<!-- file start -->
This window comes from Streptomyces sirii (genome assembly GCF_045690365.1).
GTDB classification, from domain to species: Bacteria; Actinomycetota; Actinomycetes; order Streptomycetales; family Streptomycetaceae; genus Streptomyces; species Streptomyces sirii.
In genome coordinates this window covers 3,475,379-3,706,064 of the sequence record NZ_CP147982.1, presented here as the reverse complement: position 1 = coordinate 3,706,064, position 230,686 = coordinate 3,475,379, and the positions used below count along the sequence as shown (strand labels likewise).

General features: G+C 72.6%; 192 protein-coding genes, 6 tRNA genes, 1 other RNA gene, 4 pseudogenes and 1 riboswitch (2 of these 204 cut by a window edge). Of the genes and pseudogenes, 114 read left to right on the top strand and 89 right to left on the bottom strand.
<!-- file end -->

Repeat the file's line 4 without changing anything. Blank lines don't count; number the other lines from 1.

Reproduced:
General features: G+C 72.6%; 192 protein-coding genes, 6 tRNA genes, 1 other RNA gene, 4 pseudogenes and 1 riboswitch (2 of these 204 cut by a window edge). Of the genes and pseudogenes, 114 read left to right on the top strand and 89 right to left on the bottom strand.